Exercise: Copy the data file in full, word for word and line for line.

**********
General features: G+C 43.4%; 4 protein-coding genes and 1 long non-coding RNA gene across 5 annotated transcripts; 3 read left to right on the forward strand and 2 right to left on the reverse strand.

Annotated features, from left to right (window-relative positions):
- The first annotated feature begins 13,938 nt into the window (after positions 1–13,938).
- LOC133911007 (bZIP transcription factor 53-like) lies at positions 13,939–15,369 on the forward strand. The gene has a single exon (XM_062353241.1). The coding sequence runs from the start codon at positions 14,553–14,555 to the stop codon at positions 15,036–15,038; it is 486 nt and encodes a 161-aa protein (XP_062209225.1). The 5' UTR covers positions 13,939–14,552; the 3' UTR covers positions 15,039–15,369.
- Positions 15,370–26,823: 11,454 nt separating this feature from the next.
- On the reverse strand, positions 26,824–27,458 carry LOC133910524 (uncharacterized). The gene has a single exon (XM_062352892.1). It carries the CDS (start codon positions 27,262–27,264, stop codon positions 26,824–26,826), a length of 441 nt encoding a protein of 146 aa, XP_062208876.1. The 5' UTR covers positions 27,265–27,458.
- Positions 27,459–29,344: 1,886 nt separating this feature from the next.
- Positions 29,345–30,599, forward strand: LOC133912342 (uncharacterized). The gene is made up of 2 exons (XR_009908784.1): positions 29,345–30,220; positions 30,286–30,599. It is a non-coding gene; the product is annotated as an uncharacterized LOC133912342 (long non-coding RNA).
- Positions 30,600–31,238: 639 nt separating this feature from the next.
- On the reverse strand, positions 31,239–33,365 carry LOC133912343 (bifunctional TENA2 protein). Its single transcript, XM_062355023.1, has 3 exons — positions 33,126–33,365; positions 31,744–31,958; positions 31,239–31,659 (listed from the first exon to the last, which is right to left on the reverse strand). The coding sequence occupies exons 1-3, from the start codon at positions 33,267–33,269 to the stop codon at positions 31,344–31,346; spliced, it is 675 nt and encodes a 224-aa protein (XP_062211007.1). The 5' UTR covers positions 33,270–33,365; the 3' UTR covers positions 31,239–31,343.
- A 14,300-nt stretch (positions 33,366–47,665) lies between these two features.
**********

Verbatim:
General features: G+C 43.4%; 4 protein-coding genes and 1 long non-coding RNA gene across 5 annotated transcripts; 3 read left to right on the forward strand and 2 right to left on the reverse strand.

Annotated features, from left to right (window-relative positions):
- The first annotated feature begins 13,938 nt into the window (after positions 1–13,938).
- LOC133911007 (bZIP transcription factor 53-like) lies at positions 13,939–15,369 on the forward strand. The gene has a single exon (XM_062353241.1). The coding sequence runs from the start codon at positions 14,553–14,555 to the stop codon at positions 15,036–15,038; it is 486 nt and encodes a 161-aa protein (XP_062209225.1). The 5' UTR covers positions 13,939–14,552; the 3' UTR covers positions 15,039–15,369.
- Positions 15,370–26,823: 11,454 nt separating this feature from the next.
- On the reverse strand, positions 26,824–27,458 carry LOC133910524 (uncharacterized). The gene has a single exon (XM_062352892.1). It carries the CDS (start codon positions 27,262–27,264, stop codon positions 26,824–26,826), a length of 441 nt encoding a protein of 146 aa, XP_062208876.1. The 5' UTR covers positions 27,265–27,458.
- Positions 27,459–29,344: 1,886 nt separating this feature from the next.
- Positions 29,345–30,599, forward strand: LOC133912342 (uncharacterized). The gene is made up of 2 exons (XR_009908784.1): positions 29,345–30,220; positions 30,286–30,599. It is a non-coding gene; the product is annotated as an uncharacterized LOC133912342 (long non-coding RNA).
- Positions 30,600–31,238: 639 nt separating this feature from the next.
- On the reverse strand, positions 31,239–33,365 carry LOC133912343 (bifunctional TENA2 protein). Its single transcript, XM_062355023.1, has 3 exons — positions 33,126–33,365; positions 31,744–31,958; positions 31,239–31,659 (listed from the first exon to the last, which is right to left on the reverse strand). The coding sequence occupies exons 1-3, from the start codon at positions 33,267–33,269 to the stop codon at positions 31,344–31,346; spliced, it is 675 nt and encodes a 224-aa protein (XP_062211007.1). The 5' UTR covers positions 33,270–33,365; the 3' UTR covers positions 31,239–31,343.
- A 14,300-nt stretch (positions 33,366–47,665) lies between these two features.